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Battling for Bed Space in Kingston General Hospital, Ontario: 1927 to 1958

Daniel Paluzzi

Abstract


Urban hospitals can be gargantuan, heterogeneous complexes that result over decades of acquisition, assimilation, and reconstruction. Their layout effectively represents sociocultural and economic shifts in how healthcare is delivered to the community-at-large. This includes technological innovations that revolutionised the standard of care and spawned new medical subspecialties; however, certain services were prioritised over others when new space was created. To examine a hospital’s investment in specific departments, the novel method of counting beds was used. Bed tallies were compared to social and political events affected hospital structuration. Kingston General Hospital between 1927 and 1958 was chosen for its complete records and multiple expansions. The study period concludes before the introduction of provincial public healthcare to allow analysis from a uniform economic perspective. Hospital renovations were shown to either redistribute or expand services, with preference for the former.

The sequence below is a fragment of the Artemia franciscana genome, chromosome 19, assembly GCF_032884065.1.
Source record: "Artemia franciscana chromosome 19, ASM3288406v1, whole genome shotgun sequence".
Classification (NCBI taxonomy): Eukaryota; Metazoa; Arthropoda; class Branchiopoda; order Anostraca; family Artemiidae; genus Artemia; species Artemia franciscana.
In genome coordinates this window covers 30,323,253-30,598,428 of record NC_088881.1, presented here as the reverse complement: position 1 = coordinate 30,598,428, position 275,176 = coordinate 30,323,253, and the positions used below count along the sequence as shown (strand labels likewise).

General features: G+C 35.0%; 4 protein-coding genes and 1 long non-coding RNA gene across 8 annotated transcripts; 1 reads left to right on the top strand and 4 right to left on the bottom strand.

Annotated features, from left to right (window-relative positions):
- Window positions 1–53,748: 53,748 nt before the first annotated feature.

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DOI: http://dx.doi.org/10.18550/ijhpm.080115.0506

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